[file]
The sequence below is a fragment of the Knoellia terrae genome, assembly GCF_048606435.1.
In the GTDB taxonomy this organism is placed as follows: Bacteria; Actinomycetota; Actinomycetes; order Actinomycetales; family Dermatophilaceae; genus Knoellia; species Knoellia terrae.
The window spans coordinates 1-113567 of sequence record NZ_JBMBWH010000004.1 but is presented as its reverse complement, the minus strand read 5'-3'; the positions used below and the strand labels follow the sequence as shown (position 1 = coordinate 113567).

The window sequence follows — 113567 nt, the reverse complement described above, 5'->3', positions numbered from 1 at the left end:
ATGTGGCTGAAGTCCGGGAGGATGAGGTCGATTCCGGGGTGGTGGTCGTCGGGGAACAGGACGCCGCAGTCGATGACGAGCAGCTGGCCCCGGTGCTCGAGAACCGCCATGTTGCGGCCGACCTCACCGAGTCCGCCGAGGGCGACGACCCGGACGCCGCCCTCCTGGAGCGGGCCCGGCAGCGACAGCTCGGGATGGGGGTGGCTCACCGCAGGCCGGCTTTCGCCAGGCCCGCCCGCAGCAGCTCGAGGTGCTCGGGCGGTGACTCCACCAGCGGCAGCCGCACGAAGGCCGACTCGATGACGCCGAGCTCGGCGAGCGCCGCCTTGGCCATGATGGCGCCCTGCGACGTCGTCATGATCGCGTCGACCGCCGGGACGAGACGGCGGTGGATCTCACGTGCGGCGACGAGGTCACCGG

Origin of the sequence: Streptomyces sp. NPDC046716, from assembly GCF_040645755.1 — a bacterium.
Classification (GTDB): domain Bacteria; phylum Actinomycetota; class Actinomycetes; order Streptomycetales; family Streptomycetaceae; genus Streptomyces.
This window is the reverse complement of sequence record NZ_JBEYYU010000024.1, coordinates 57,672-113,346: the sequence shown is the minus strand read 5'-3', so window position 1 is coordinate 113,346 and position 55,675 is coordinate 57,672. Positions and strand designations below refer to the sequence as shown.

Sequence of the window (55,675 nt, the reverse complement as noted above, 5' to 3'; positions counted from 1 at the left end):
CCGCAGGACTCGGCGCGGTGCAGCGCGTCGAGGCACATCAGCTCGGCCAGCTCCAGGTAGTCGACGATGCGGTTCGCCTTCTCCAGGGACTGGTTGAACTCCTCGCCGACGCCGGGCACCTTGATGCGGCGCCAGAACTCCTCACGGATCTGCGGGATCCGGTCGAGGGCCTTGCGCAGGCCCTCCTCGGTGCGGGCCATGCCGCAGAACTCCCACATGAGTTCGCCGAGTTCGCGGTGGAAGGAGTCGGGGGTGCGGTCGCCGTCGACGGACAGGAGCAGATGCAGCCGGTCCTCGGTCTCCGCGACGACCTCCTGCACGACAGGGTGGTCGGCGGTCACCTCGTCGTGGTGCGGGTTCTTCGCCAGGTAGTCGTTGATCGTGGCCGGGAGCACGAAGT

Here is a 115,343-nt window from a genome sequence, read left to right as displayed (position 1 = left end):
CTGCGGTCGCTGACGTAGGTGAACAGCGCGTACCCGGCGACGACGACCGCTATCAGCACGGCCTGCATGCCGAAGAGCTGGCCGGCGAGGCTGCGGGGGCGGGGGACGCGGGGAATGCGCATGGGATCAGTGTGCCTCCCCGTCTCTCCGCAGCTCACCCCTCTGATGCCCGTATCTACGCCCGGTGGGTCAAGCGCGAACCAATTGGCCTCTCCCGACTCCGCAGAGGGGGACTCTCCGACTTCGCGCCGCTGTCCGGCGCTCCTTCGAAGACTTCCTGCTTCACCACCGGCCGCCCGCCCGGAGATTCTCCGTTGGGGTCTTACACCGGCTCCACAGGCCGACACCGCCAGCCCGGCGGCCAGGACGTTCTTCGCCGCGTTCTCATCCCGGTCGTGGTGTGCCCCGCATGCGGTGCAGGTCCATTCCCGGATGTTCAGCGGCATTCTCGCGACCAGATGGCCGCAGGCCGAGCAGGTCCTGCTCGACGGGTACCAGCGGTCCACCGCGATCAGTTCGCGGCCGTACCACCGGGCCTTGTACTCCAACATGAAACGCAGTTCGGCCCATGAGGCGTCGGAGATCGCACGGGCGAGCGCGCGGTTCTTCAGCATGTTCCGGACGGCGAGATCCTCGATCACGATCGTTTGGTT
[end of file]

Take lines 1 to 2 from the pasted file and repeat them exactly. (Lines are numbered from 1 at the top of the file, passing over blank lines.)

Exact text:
The sequence below is a fragment of the Knoellia terrae genome, assembly GCF_048606435.1.
In the GTDB taxonomy this organism is placed as follows: Bacteria; Actinomycetota; Actinomycetes; order Actinomycetales; family Dermatophilaceae; genus Knoellia; species Knoellia terrae.